Application of probability theory and statistical methods to analyze biological data. Topics include: descriptive and inferential statistics, an introduction to Bayesian statistics, design of quantitative experiments, and methods to analyze high-dimensional datasets. A conceptual understanding of topics is emphasized, and methods are illustrated using the Python programming language. Although a basic understanding of Python is encouraged, no programming experience is required. Students taking the graduate version are expected to explore the subject in greater depth. 

    AND: (Must complete both courses )
    Quantitative Measurements and Modeling of Biological Systems- 7.572 (Spring) ( 6 units) G. W. Li
    Quantitative experimental design, data analysis, and modeling for biological systems. Topics include absolute/relative quantification, noise and reproducibility, regression and correlation, and modeling of population growth, gene expression, cellular dynamics, feedback regulation, oscillation. Students taking the graduate version are expected to explore the subject in greater depth.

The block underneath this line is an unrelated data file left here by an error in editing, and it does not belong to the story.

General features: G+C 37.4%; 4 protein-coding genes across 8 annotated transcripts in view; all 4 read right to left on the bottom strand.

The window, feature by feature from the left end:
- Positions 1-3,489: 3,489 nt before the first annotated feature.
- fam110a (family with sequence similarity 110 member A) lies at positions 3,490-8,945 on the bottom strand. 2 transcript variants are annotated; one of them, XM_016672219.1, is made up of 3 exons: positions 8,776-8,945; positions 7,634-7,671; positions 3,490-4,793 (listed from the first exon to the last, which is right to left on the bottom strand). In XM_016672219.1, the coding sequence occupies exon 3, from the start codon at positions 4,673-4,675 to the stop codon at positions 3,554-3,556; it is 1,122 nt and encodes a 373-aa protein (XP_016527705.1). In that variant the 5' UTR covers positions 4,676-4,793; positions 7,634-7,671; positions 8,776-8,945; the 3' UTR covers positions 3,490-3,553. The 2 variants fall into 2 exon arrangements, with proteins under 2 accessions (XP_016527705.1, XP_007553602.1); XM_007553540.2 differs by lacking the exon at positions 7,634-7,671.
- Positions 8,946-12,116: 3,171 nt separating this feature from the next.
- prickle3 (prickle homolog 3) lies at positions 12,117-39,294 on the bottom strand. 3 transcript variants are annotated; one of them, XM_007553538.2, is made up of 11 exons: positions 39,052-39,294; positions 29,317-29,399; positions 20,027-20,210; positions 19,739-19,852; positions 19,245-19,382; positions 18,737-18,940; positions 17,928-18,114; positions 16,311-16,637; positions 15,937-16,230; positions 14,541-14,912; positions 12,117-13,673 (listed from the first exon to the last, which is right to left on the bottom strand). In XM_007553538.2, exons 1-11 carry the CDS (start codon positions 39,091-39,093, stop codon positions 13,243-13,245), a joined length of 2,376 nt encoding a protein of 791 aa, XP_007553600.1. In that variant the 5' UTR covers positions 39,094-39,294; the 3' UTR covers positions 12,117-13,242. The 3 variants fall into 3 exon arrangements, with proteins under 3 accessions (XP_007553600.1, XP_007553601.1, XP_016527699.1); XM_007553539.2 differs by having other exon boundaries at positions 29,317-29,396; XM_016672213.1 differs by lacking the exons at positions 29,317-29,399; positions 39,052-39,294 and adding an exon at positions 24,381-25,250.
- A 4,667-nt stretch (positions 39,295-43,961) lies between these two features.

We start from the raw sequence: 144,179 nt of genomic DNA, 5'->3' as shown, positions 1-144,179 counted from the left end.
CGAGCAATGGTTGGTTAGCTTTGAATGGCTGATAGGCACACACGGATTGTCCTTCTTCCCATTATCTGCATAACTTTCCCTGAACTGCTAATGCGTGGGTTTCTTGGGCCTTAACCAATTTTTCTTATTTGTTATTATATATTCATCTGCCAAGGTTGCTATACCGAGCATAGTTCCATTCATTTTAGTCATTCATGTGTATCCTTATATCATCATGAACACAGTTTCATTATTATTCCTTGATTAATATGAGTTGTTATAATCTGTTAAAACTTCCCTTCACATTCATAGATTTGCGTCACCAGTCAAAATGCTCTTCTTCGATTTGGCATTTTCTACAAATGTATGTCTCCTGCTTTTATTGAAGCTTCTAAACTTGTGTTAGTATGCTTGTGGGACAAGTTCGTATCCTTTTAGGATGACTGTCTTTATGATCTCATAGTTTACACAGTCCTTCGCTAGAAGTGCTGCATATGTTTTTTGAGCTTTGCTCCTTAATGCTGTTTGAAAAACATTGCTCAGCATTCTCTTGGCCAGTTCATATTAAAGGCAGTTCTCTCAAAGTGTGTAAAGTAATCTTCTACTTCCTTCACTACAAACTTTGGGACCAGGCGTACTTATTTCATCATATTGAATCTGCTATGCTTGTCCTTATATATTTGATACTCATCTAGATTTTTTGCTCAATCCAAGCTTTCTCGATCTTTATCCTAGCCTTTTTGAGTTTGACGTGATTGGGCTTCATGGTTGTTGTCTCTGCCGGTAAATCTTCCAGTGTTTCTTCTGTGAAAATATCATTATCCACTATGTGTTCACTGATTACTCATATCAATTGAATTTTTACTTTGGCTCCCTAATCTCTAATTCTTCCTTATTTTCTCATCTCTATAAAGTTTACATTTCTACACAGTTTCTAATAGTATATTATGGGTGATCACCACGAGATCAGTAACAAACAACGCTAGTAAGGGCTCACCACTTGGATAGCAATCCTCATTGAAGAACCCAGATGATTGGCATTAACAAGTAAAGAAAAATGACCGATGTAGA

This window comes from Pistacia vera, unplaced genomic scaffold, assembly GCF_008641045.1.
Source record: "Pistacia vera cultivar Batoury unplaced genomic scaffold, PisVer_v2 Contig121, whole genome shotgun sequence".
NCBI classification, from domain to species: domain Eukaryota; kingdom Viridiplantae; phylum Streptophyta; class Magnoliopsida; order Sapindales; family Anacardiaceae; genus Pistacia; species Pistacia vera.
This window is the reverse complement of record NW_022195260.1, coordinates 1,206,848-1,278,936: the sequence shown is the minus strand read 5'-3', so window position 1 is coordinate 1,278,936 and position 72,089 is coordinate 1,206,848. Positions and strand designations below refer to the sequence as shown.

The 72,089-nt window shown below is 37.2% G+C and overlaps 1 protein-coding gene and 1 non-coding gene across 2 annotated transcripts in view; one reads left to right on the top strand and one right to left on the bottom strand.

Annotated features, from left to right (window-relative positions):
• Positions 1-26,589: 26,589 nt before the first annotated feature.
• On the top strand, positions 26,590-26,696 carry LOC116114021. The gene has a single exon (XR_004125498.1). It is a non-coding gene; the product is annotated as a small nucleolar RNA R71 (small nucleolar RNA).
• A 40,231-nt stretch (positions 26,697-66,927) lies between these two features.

Biochemistry.
    One
    of the following courses:
    Principles of Biochemical Analysis -7.51 (Fall) (12 units) A. Keating, R. T. Sauer - VIRTUAL
    Principles of biochemistry, emphasizing structure, equilibrium studies, kinetics, informatics, single-molecule studies, and experimental design. Topics include macromolecular binding and specificity, protein folding and unfolding, allosteric systems, transcription factors, kinases, membrane channels and transporters, and molecular machines. 
    OR:
    Fundamentals of Chemical Biology -7.80 (Spring) (12 units) B. Imperiali,L. Kiessling, R. Raines